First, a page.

Another approach is to take a patients' question about stopping the fighting as an opening to pivot away from battle imagery, provided you're prepared with an alternative metaphor that enables patients to save face while leaving the battlefield. I needed such a metaphor when first diagnosed, since I was never one to battle. For years, I imagined my survivorship as a sort of maze, like the labyrinth at Versailles, each recurrence a dead end. My ability to change direction and choose one of the remaining possible paths nourished my hope of finding my way out of the maze to the open space marked "long life."


Years ago, the maze metaphor stopped working after some friends died, buried mid-maze as if they'd chosen the wrong path. That notion clashed with my belief that triumph over cancer is measured by how we live, and not by how long. In search of a metaphor that worked well throughout survivorship, I adopted a more Confucian notion of life, one consistent with many religions and philosophies of life.


Each of us walks one life path that's uniquely our own. Unable to see beyond our present situation, we use our knowledge, experience, and gut feelings to choose how to take each next step. Whether we envision life as uncovering our path or creating our path, we're striving to respond to challenges in healthy ways. Poor responses cause us to lose our way. As the end draws near, it's not a matter of choosing whether to fight, but choosing the best of many possible responses, one that helps us stay on our path and not lose our way.


Asking patients about their goals of care helps them choose a path in keeping with who they are. Without getting too philosophical, you could explain to patients, A school of thought teaches that each of us walks a unique path in life. Our choices don't take us on one life path or another; our choices determine how we walk our singular path. You can build patients' confidence by explaining how, since you met, you have been striving to help them respond to each challenge in ways that help them walk their path. If someday treatment options run out, together you'll figure out the best response under the circumstances, one in keeping with their values.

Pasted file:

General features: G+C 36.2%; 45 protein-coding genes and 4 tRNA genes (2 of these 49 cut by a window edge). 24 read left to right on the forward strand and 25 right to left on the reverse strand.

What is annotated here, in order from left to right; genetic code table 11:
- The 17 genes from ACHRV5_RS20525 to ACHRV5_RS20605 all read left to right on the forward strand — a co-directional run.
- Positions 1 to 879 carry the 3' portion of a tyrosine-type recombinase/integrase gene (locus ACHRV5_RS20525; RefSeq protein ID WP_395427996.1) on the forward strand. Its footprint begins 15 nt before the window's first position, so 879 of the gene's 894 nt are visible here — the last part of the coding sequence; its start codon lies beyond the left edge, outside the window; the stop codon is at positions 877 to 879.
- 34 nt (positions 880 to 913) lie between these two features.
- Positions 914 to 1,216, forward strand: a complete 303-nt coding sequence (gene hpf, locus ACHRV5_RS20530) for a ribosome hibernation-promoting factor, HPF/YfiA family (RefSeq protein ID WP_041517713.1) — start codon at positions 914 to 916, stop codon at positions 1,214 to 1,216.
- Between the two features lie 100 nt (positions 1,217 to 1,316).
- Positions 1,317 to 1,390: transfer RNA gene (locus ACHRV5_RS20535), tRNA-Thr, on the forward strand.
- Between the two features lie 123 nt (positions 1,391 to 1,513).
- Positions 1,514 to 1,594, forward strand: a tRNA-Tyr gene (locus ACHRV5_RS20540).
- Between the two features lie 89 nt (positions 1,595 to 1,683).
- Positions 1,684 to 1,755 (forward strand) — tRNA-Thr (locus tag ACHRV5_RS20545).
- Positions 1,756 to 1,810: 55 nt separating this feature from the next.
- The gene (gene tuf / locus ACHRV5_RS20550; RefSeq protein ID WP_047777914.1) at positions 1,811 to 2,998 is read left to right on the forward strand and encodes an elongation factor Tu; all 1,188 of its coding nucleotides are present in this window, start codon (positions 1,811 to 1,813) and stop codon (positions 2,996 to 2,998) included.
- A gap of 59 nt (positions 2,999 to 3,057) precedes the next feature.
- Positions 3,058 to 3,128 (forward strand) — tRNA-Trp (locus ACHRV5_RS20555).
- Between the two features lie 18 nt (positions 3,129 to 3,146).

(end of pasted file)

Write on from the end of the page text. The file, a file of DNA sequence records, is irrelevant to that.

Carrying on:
If patients seem overwhelmed, remind them they've handled situations they probably couldn't imagine facing before their diagnosis. Also remind them the best response for certain situations becomes clear only when in the situation, and not before. Reassure them of your confidence they'll always do what's best for them.


In oncology, patients' discomforting questions often present opportunities for healing words. If patients ask how to know when it's time to stop fighting, you can explain...


We can talk about it any time you want.


We fight cancer many ways, not just with cancer treatments.


In some situations, it's not a matter of whether to fight, but of how best to respond.


Patients' questions about stopping fighting usually arise out of fear of suffering or dying. You help relieve their worry by transforming the question from one about dying to one about living as fully as possible each day.